Improving Battery Life in Portable Electronics
by Ron Demcko, AVX (www.avx.com)
Portable electronics are evolving so quickly that one can barely keep up with the new devices available to end-users. Regardless of the system, consumers expect more functionality in a smaller device that operates for a longer period of time between charges.
Significant progress has been made to increase the efficiency of a portable devices power operation, specifically the optimization of RF circuit and digital ASIC / support logic power consumption. Designers are currently concentrating on power losses due to passive components that can negatively impact the systems overall power consumption.
Passive components are now being optimized to reduce power consumption as well as improve battery life and reliability. Most recently, much effort has been focused on providing low-leakage components for DC conversion and burst-power applications.
Transient Voltage Suppressors
Multilayer varistors (MLVs) are essentially miniature bi-directional transient voltage suppressors (TVSs) that act as EMI filters in their ‘off’ state. In the ‘off’ state, MLVs also exhibit a leakage current. A typical system might have a large number of these devices typically protecting any connection to the outside world – battery terminals, charge ports, Vcc lines to critical and susceptible ICs such as charge controllers and ASICs are some of the most common applications. Since MLVs are used between signal and ground or power and ground – in shunt configuration, the leakage currents of the MLV add to the loading on the battery and can represent a significant drain on battery life.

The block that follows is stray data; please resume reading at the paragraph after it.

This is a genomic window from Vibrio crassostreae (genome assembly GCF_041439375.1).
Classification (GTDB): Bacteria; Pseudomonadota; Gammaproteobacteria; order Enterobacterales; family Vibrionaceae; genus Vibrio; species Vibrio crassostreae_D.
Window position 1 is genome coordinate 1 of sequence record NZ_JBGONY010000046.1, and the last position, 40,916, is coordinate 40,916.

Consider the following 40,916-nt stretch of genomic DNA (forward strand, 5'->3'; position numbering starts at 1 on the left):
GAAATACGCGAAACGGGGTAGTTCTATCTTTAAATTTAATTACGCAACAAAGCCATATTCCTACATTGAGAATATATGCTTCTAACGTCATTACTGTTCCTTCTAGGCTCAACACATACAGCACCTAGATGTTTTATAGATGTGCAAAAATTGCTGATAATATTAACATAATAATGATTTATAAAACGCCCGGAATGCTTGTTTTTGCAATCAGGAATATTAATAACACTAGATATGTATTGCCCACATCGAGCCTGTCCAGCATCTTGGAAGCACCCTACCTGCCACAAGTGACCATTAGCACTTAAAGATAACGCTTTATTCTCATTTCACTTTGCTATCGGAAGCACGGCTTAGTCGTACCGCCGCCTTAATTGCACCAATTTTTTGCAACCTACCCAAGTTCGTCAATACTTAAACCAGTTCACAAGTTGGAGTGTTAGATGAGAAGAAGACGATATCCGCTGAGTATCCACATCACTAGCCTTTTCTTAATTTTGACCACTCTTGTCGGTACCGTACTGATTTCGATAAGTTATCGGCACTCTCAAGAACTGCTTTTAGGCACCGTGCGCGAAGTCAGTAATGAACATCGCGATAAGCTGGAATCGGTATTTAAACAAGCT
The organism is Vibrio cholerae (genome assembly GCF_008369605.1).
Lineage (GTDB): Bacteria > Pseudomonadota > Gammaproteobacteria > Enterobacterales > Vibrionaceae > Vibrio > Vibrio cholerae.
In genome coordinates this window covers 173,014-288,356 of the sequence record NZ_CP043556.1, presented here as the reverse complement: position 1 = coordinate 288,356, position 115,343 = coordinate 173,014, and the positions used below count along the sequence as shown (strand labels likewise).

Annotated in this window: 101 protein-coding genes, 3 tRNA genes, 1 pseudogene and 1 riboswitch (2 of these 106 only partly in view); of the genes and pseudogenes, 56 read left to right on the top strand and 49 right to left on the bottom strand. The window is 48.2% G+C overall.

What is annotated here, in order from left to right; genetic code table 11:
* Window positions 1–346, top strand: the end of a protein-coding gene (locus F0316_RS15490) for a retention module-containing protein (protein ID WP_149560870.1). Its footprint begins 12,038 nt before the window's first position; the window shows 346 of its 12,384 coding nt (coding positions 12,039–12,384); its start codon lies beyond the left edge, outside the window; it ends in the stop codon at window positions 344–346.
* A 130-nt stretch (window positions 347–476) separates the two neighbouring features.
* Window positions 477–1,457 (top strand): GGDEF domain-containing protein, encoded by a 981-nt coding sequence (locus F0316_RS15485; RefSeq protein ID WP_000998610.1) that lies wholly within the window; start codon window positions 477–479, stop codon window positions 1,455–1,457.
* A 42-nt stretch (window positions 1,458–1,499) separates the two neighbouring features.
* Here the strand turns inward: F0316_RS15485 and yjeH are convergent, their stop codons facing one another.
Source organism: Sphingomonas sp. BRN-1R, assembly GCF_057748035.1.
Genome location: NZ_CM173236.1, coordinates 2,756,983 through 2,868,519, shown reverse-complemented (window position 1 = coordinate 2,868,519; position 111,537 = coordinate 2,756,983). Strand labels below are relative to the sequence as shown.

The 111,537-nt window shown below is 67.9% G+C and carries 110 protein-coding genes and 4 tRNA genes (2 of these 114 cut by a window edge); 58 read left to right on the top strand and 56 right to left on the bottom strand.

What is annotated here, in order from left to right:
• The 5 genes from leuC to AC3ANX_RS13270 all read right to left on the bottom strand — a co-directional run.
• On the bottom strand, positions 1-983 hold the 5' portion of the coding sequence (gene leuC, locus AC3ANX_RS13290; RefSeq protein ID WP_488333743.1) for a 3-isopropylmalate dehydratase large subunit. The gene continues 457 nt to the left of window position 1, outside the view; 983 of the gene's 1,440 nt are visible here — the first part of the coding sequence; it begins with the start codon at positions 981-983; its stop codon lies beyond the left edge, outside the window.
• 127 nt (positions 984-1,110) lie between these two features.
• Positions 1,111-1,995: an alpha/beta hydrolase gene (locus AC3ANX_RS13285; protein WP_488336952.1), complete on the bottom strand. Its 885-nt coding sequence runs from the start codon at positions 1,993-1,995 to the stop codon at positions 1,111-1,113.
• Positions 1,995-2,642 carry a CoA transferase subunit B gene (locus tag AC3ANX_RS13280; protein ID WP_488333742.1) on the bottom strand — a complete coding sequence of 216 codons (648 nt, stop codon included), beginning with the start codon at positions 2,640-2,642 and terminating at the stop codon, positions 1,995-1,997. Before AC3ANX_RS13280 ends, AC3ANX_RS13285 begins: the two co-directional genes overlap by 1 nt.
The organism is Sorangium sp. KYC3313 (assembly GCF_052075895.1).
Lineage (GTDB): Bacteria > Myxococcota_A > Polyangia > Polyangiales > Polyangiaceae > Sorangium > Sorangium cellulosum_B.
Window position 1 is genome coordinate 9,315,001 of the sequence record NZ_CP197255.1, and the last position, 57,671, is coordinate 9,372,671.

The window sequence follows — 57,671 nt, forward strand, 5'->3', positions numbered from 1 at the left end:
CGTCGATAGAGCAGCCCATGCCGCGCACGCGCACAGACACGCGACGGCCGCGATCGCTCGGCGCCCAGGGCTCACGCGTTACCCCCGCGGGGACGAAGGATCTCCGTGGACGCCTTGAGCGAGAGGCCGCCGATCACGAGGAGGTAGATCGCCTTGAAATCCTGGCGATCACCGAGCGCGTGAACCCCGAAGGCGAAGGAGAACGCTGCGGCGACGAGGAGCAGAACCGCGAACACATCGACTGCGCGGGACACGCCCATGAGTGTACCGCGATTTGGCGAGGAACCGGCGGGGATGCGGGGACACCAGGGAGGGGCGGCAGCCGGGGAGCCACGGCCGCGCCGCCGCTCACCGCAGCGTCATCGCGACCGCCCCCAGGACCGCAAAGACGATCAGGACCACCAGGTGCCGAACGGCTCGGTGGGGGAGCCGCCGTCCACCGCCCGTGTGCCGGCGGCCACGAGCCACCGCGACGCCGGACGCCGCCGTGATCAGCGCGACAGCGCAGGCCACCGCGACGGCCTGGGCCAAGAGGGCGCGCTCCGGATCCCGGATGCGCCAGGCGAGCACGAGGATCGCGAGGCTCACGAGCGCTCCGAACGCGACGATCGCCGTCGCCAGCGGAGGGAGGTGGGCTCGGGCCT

Addressing the issue of leakage, devices have been developed such as MLVs with an ‘off’ state leakage of 1ua, an improvement of approximately 50x over standard MLVs. This positively impacts battery life, signal to noise ratio, and even the light intensity in LED light engines needing TVS protection. Such devices are available in case sizes as small as 0402 from AVX, with an 0201-sized version in development. Due to their package size, a component like this can take the place of a back-to-back zener diode and an EMC capacitor, providing up to 97% PCB area reduction.
Additionally, these low leakage MLVs offer a sub 1 FIT failure rate and a higher ‘in rush’ current capability than diodes, as well as a higher peak power capability with virtually no wear out phenomena. Generally speaking, MLVs are available in case sizes range from single element discrete devices in case sizes from 0402 to 1206. Dual-element devices are available in 0405 and 0508 case sizes and four-element arrays are available in the 0612 case size. These array devices are ideal for multiplexed bus and sensor protection.
Double Barrier Layer Capacitors
A typical supercapacitor is available in values from 10 mF to 1 F at voltages up to 15 VDC. These devices exhibit low leakage characteristics from 5 ua to 40 ua depending on case size and the value of the capacitor. This low level of leakage allows them to be used in parallel with the portable systems battery to create a hybrid battery capable of powering pulsed power end systems efficiently. Their low leakage prevents them from drawing significant power during powered down states of the system. AVX’s BestCap devices, for example, offer significantly low voltage drop for pulse power applications of durations of up to ~ 100msec. Additionally, the higher battery voltage supplied by the supercapacitor keeps the voltage pulse above the “cut off voltage” limit for a significantly longer time.
Thin Printed Batteries Provide a Design Alternative
by Matt Ream, Blue Spark Technologies, (www.bluesparktechnologies.com)
Product design engineers seeking new power source technologies to improve the design, performance, manufacturability and cost of electronic products and systems should consider an exciting new technology – thin, flexible, 1.5 Volt carbon-zinc printed batteries. Printed batteries are an example of the emerging world of printed electronics in which functional circuits, displays and power sources are printed by traditional means onto various substrates. These technologies are enabling companies to bring innovative new products to market faster and more cost-effectively, and to improve the performance and cost basis of many existing products.